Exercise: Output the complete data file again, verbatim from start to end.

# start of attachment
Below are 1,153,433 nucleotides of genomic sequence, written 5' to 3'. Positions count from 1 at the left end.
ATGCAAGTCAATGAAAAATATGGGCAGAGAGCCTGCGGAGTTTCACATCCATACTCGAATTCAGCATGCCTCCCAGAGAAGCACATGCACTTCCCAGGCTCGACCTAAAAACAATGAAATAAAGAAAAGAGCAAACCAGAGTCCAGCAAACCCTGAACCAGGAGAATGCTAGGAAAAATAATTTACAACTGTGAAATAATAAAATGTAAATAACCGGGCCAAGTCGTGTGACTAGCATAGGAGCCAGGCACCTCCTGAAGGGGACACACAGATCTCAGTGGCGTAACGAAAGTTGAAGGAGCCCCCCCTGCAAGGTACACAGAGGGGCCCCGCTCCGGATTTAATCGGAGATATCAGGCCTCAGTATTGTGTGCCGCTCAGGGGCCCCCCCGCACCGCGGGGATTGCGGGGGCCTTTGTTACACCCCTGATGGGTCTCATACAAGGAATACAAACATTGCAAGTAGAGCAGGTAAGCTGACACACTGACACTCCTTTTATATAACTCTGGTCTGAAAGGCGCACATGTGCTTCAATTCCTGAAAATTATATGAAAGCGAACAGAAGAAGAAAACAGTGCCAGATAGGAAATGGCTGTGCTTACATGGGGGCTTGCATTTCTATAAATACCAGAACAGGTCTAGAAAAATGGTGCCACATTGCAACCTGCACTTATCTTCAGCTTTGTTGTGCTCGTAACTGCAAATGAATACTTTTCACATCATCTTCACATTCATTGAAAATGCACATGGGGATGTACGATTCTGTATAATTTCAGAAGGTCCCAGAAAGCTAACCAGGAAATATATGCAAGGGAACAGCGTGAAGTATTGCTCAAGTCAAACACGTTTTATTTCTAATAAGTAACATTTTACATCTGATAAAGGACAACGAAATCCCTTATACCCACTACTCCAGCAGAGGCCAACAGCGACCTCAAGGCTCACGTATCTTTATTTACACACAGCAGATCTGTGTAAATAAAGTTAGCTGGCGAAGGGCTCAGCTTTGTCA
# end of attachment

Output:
Below are 1,153,433 nucleotides of genomic sequence, written 5' to 3'. Positions count from 1 at the left end.
ATGCAAGTCAATGAAAAATATGGGCAGAGAGCCTGCGGAGTTTCACATCCATACTCGAATTCAGCATGCCTCCCAGAGAAGCACATGCACTTCCCAGGCTCGACCTAAAAACAATGAAATAAAGAAAAGAGCAAACCAGAGTCCAGCAAACCCTGAACCAGGAGAATGCTAGGAAAAATAATTTACAACTGTGAAATAATAAAATGTAAATAACCGGGCCAAGTCGTGTGACTAGCATAGGAGCCAGGCACCTCCTGAAGGGGACACACAGATCTCAGTGGCGTAACGAAAGTTGAAGGAGCCCCCCCTGCAAGGTACACAGAGGGGCCCCGCTCCGGATTTAATCGGAGATATCAGGCCTCAGTATTGTGTGCCGCTCAGGGGCCCCCCCGCACCGCGGGGATTGCGGGGGCCTTTGTTACACCCCTGATGGGTCTCATACAAGGAATACAAACATTGCAAGTAGAGCAGGTAAGCTGACACACTGACACTCCTTTTATATAACTCTGGTCTGAAAGGCGCACATGTGCTTCAATTCCTGAAAATTATATGAAAGCGAACAGAAGAAGAAAACAGTGCCAGATAGGAAATGGCTGTGCTTACATGGGGGCTTGCATTTCTATAAATACCAGAACAGGTCTAGAAAAATGGTGCCACATTGCAACCTGCACTTATCTTCAGCTTTGTTGTGCTCGTAACTGCAAATGAATACTTTTCACATCATCTTCACATTCATTGAAAATGCACATGGGGATGTACGATTCTGTATAATTTCAGAAGGTCCCAGAAAGCTAACCAGGAAATATATGCAAGGGAACAGCGTGAAGTATTGCTCAAGTCAAACACGTTTTATTTCTAATAAGTAACATTTTACATCTGATAAAGGACAACGAAATCCCTTATACCCACTACTCCAGCAGAGGCCAACAGCGACCTCAAGGCTCACGTATCTTTATTTACACACAGCAGATCTGTGTAAATAAAGTTAGCTGGCGAAGGGCTCAGCTTTGTCA